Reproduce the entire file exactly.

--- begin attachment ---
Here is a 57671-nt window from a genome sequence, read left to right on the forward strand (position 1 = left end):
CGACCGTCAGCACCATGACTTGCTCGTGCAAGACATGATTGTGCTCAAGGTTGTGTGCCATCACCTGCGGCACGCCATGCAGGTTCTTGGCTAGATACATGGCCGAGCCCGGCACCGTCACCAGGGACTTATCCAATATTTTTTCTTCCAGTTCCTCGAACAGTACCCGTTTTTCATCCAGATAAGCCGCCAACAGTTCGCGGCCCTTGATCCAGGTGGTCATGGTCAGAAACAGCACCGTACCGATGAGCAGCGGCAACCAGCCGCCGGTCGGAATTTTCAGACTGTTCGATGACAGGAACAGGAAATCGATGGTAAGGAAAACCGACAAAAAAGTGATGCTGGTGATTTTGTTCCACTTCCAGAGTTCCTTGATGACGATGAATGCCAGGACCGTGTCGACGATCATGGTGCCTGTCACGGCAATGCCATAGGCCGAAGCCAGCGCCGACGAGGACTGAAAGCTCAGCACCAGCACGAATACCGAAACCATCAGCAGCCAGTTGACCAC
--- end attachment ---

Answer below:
Here is a 57671-nt window from a genome sequence, read left to right on the forward strand (position 1 = left end):
CGACCGTCAGCACCATGACTTGCTCGTGCAAGACATGATTGTGCTCAAGGTTGTGTGCCATCACCTGCGGCACGCCATGCAGGTTCTTGGCTAGATACATGGCCGAGCCCGGCACCGTCACCAGGGACTTATCCAATATTTTTTCTTCCAGTTCCTCGAACAGTACCCGTTTTTCATCCAGATAAGCCGCCAACAGTTCGCGGCCCTTGATCCAGGTGGTCATGGTCAGAAACAGCACCGTACCGATGAGCAGCGGCAACCAGCCGCCGGTCGGAATTTTCAGACTGTTCGATGACAGGAACAGGAAATCGATGGTAAGGAAAACCGACAAAAAAGTGATGCTGGTGATTTTGTTCCACTTCCAGAGTTCCTTGATGACGATGAATGCCAGGACCGTGTCGACGATCATGGTGCCTGTCACGGCAATGCCATAGGCCGAAGCCAGCGCCGACGAGGACTGAAAGCTCAGCACCAGCACGAATACCGAAACCATCAGCAGCCAGTTGACCAC